If you fill a vessel with only H2 and O2 and ignite it, the product is water and
heat. If you fill a vessel with H2 and air and ignite it, the H2 and O2 will
combine to form water and heat. The heat of combustion will then cause the N2
in the air to combine with the O2 to form oxides of nitrogen. That is a
I doubt you'll find any plans. The most practical way to power a car by
burning wood I can think of would we an electric car charged by a
stationary steam powered generator. You could be driving on one set of
batteries while another is being charged. For direct burning of wood
you might be able to use a steam or Stirling cycle engine, but you'd
have the problem how to stoke the engine while driving, problems with
starting and stopping it for typical practical trips, and problems
controlling emissions. Small steam engines don't seem to be
commercially available (I've looked for solar projects) and making
your own that's reliable would be a major engineering and machining
woods a lot of work, cut the tree down, cut theb tree up, haul the logs
to wherever your going to use them, split the logs stack the logs,
allow the logs to dry, haul the logs, burn the logs, now dispose of the
get a job at a mini mart its probably more cost effective and a lot
Years ago I knew a fellow who heated his home with wood and was proud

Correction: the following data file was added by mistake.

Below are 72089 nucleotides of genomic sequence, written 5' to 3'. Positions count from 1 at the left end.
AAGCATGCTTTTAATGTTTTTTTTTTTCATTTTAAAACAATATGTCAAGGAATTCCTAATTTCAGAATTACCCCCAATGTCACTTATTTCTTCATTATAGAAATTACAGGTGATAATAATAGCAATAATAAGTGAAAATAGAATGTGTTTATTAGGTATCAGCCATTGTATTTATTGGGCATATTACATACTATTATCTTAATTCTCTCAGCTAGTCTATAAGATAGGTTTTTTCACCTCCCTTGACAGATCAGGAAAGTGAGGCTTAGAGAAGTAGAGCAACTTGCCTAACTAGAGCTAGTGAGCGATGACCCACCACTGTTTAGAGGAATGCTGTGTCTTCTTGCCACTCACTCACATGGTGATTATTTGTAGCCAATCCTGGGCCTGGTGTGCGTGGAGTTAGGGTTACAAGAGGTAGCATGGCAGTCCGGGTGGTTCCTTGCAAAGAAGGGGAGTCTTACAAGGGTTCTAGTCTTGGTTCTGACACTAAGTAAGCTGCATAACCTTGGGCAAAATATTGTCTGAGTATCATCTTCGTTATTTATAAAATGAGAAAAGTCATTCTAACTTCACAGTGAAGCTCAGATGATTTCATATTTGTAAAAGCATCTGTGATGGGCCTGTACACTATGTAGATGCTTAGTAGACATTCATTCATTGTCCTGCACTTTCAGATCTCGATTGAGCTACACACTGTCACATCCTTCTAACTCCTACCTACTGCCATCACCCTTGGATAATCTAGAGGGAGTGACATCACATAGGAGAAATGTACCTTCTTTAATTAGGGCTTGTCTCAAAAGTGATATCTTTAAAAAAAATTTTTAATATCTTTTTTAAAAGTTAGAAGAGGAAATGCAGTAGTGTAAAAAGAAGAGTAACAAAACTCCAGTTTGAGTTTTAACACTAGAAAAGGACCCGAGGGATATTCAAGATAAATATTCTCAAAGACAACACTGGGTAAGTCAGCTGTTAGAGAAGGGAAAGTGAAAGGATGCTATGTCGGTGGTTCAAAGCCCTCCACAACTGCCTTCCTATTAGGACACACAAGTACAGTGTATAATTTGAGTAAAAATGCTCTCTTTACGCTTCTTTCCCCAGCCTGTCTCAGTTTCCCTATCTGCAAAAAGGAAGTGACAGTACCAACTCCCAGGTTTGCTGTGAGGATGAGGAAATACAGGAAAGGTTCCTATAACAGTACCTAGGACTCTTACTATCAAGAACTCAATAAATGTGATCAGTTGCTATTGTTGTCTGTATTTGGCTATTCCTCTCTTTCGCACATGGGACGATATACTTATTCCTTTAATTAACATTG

I asked about how many hours it took his family for all the work vs the
he would of done far better at minimum wage:(
The look on his face was priceless...........
You left out the opportunity cost of the exercise vs. no exercise
vs. paying for membership in a club vs. buying home equipment.
Value of ash as source of K for garden and as a way to keep the pH up.
Value of being able to cook and stay warm during 4 days without any
electricity due to ice storm.
Actual cost of alternative heat source -- electric resistance, heat
pump, oil fueled, natural gas fueled, geothermal, making more babies,
huddling with dogs in a heap on the bed...
A cynic knows the price of everything and the value of nothing.
See Also: MBA.
Back in the days when fuel oil was $0.17 a gallon, I can see that
working out. Nowadays, I doubt that very much, unless he was in
absolutely lousy physical condition. Wood is my primary heat source,
and I don't spend much time putting up wood. Three or four days a year
is all, call it a couple weekends, and my labor is tax free. The
payback is worth several hundred dollars, plus tax. That's pretty good
For email, replace firstnamelastinitial
with my first name and last initial.
I consider a chainsaw a must out in the boonies, so I won't include that
cost. It's both needed in an emergency and to keep the downed trees cleared
First is the wood availability. I might get a 1/4 of my needed wood off my
own property. The rest needs to be scrounged up. Locals seem to do well
cleaning up slash piles from the local timber companies as long as they stay
on their good side. That is usually free as long as you make things better
when you leave then when you got there. Done right, I won't pay for that
Where the cost is a problem is in the stove and installation. A DEQ
qualifying stove is $1800 to $2200 for my size house. Figure another $400
to $500 for a stainless triple wall stovepipe. Install I could do myself.
At least a few hundred more for a hearth and sundry other items. Since the
house already has a heat pump and I would keep it as backup, this means all
the money is against the cost of wood. My insurance is OK with a wood